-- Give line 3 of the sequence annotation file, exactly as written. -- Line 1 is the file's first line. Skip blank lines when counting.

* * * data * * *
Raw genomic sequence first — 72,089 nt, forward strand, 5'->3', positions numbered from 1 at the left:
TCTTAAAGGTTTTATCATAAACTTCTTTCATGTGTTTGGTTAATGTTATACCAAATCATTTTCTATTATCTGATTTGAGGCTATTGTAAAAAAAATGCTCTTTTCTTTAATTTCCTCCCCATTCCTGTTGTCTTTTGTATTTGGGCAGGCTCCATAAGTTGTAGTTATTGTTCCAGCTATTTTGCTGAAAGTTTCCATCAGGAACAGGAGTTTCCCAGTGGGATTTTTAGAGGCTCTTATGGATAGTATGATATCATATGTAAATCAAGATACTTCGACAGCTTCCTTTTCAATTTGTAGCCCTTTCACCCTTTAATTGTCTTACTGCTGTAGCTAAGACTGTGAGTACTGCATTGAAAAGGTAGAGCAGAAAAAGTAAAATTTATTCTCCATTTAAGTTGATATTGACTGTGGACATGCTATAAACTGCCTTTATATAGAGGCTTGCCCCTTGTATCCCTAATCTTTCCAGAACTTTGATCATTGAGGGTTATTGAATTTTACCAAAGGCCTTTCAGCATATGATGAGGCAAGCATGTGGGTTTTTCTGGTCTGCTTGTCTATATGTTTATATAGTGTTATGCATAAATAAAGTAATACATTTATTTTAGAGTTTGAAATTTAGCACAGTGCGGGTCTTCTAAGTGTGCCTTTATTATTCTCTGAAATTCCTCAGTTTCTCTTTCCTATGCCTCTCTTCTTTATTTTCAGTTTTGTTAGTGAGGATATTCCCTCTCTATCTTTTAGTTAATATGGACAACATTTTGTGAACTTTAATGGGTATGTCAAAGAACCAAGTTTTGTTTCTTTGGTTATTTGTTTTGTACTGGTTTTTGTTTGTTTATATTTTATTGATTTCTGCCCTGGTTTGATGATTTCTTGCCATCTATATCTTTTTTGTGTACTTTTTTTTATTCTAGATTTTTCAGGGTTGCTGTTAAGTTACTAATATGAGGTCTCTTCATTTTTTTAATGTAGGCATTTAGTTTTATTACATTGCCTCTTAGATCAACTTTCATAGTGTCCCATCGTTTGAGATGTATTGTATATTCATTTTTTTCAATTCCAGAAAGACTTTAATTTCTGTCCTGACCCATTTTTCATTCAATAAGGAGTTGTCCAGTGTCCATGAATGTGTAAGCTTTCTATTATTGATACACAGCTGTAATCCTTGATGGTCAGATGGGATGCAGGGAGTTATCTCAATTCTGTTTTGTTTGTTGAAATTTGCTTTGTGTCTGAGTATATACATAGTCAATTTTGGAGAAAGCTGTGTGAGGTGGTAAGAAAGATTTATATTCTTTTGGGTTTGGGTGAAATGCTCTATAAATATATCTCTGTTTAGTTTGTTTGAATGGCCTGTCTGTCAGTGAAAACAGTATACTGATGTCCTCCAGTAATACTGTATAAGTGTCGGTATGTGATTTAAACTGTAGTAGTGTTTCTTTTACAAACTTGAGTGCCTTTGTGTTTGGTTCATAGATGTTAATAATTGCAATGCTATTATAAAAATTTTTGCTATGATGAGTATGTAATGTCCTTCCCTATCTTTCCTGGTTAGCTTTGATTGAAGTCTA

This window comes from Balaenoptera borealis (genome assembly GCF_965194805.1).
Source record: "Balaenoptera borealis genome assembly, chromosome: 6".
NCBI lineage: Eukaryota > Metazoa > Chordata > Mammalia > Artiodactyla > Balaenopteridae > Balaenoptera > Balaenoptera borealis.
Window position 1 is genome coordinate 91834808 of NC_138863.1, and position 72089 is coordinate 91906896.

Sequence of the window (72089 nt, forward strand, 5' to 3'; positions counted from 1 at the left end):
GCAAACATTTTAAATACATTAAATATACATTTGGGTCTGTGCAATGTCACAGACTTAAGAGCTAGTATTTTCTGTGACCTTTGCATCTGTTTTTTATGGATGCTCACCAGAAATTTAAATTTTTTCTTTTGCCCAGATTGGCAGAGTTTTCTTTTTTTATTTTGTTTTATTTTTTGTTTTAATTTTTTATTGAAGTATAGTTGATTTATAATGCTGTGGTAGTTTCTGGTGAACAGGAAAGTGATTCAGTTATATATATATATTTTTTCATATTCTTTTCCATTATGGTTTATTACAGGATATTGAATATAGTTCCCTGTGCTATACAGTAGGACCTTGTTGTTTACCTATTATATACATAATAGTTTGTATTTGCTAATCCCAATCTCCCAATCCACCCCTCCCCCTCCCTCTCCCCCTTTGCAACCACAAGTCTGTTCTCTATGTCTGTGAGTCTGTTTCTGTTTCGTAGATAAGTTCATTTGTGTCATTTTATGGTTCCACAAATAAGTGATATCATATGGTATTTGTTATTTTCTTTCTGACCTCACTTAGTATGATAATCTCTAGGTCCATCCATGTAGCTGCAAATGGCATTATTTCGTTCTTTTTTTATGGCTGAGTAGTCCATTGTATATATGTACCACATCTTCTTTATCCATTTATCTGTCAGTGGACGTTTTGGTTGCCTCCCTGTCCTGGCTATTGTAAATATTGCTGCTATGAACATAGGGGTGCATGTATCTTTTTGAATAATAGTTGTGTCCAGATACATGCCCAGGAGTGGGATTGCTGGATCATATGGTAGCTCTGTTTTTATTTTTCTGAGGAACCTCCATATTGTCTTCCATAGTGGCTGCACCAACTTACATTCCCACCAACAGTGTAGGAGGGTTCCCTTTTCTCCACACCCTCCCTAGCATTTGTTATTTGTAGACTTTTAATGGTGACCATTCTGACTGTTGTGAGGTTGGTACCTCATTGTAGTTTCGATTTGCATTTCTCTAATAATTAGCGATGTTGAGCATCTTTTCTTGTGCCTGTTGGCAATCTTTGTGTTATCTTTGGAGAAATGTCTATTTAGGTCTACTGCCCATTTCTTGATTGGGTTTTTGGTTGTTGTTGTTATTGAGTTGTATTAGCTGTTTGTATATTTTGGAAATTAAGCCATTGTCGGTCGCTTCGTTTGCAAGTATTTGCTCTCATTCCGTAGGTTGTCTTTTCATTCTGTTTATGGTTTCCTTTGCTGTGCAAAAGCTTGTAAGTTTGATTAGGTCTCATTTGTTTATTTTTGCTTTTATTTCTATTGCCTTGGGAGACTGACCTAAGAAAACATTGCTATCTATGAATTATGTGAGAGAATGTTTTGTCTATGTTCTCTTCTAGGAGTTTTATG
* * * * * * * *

This window comes from Balaenoptera borealis (genome assembly GCF_965194805.1).